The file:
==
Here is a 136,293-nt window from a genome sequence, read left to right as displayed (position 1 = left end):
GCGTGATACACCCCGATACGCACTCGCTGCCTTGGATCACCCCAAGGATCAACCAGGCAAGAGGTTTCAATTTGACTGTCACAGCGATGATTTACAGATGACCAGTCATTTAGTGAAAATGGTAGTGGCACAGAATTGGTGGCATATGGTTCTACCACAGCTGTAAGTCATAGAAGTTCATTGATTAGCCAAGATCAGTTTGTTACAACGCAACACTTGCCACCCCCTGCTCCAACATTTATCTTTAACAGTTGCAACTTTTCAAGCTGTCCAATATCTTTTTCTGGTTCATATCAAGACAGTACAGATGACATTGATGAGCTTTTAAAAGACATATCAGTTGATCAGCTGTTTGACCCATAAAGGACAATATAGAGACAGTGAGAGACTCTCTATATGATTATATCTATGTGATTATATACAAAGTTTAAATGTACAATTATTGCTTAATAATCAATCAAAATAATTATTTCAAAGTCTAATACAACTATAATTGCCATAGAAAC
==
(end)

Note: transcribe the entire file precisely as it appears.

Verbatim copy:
Here is a 136,293-nt window from a genome sequence, read left to right as displayed (position 1 = left end):
GCGTGATACACCCCGATACGCACTCGCTGCCTTGGATCACCCCAAGGATCAACCAGGCAAGAGGTTTCAATTTGACTGTCACAGCGATGATTTACAGATGACCAGTCATTTAGTGAAAATGGTAGTGGCACAGAATTGGTGGCATATGGTTCTACCACAGCTGTAAGTCATAGAAGTTCATTGATTAGCCAAGATCAGTTTGTTACAACGCAACACTTGCCACCCCCTGCTCCAACATTTATCTTTAACAGTTGCAACTTTTCAAGCTGTCCAATATCTTTTTCTGGTTCATATCAAGACAGTACAGATGACATTGATGAGCTTTTAAAAGACATATCAGTTGATCAGCTGTTTGACCCATAAAGGACAATATAGAGACAGTGAGAGACTCTCTATATGATTATATCTATGTGATTATATACAAAGTTTAAATGTACAATTATTGCTTAATAATCAATCAAAATAATTATTTCAAAGTCTAATACAACTATAATTGCCATAGAAAC